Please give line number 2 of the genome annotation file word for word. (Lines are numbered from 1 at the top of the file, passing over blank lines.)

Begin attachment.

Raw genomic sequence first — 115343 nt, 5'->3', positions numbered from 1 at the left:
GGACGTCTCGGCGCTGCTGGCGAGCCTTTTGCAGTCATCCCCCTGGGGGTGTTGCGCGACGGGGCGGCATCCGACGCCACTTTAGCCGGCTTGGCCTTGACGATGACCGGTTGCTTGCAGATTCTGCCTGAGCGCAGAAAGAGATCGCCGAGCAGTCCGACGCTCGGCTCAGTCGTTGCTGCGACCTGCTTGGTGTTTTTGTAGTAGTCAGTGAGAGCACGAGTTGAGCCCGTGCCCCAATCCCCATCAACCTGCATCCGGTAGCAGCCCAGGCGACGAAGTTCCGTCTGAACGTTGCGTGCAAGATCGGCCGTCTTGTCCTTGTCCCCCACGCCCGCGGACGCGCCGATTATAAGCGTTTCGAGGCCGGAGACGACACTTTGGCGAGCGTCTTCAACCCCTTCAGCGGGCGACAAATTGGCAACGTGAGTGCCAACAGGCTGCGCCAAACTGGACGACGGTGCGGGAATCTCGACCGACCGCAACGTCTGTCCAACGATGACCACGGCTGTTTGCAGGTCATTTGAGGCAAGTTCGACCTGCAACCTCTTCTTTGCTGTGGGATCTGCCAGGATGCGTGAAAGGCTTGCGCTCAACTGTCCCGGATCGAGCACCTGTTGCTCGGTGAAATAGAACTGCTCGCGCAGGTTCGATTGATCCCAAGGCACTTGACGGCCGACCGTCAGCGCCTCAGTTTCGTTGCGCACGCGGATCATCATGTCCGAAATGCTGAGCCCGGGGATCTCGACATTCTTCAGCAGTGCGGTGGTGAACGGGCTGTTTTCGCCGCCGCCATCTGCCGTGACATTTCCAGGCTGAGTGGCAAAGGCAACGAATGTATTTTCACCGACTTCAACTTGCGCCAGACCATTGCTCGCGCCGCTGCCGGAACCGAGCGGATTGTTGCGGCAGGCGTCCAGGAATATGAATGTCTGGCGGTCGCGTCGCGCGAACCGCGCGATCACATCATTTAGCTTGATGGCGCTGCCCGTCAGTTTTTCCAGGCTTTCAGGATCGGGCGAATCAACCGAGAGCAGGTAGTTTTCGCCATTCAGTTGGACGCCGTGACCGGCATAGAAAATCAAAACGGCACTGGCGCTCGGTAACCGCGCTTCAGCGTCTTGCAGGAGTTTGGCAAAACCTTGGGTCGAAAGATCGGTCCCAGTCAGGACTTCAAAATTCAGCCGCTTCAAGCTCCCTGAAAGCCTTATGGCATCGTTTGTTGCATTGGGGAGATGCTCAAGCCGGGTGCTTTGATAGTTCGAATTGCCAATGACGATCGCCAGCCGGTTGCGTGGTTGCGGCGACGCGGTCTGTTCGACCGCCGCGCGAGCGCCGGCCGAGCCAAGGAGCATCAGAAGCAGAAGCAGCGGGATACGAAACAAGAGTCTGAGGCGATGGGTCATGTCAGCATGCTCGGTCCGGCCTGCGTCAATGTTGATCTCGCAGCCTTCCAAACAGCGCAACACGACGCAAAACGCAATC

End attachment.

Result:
GGACGTCTCGGCGCTGCTGGCGAGCCTTTTGCAGTCATCCCCCTGGGGGTGTTGCGCGACGGGGCGGCATCCGACGCCACTTTAGCCGGCTTGGCCTTGACGATGACCGGTTGCTTGCAGATTCTGCCTGAGCGCAGAAAGAGATCGCCGAGCAGTCCGACGCTCGGCTCAGTCGTTGCTGCGACCTGCTTGGTGTTTTTGTAGTAGTCAGTGAGAGCACGAGTTGAGCCCGTGCCCCAATCCCCATCAACCTGCATCCGGTAGCAGCCCAGGCGACGAAGTTCCGTCTGAACGTTGCGTGCAAGATCGGCCGTCTTGTCCTTGTCCCCCACGCCCGCGGACGCGCCGATTATAAGCGTTTCGAGGCCGGAGACGACACTTTGGCGAGCGTCTTCAACCCCTTCAGCGGGCGACAAATTGGCAACGTGAGTGCCAACAGGCTGCGCCAAACTGGACGACGGTGCGGGAATCTCGACCGACCGCAACGTCTGTCCAACGATGACCACGGCTGTTTGCAGGTCATTTGAGGCAAGTTCGACCTGCAACCTCTTCTTTGCTGTGGGATCTGCCAGGATGCGTGAAAGGCTTGCGCTCAACTGTCCCGGATCGAGCACCTGTTGCTCGGTGAAATAGAACTGCTCGCGCAGGTTCGATTGATCCCAAGGCACTTGACGGCCGACCGTCAGCGCCTCAGTTTCGTTGCGCACGCGGATCATCATGTCCGAAATGCTGAGCCCGGGGATCTCGACATTCTTCAGCAGTGCGGTGGTGAACGGGCTGTTTTCGCCGCCGCCATCTGCCGTGACATTTCCAGGCTGAGTGGCAAAGGCAACGAATGTATTTTCACCGACTTCAACTTGCGCCAGACCATTGCTCGCGCCGCTGCCGGAACCGAGCGGATTGTTGCGGCAGGCGTCCAGGAATATGAATGTCTGGCGGTCGCGTCGCGCGAACCGCGCGATCACATCATTTAGCTTGATGGCGCTGCCCGTCAGTTTTTCCAGGCTTTCAGGATCGGGCGAATCAACCGAGAGCAGGTAGTTTTCGCCATTCAGTTGGACGCCGTGACCGGCATAGAAAATCAAAACGGCACTGGCGCTCGGTAACCGCGCTTCAGCGTCTTGCAGGAGTTTGGCAAAACCTTGGGTCGAAAGATCGGTCCCAGTCAGGACTTCAAAATTCAGCCGCTTCAAGCTCCCTGAAAGCCTTATGGCATCGTTTGTTGCATTGGGGAGATGCTCAAGCCGGGTGCTTTGATAGTTCGAATTGCCAATGACGATCGCCAGCCGGTTGCGTGGTTGCGGCGACGCGGTCTGTTCGACCGCCGCGCGAGCGCCGGCCGAGCCAAGGAGCATCAGAAGCAGAAGCAGCGGGATACGAAACAAGAGTCTGAGGCGATGGGTCATGTCAGCATGCTCGGTCCGGCCTGCGTCAATGTTGATCTCGCAGCCTTCCAAACAGCGCAACACGACGCAAAACGCAATC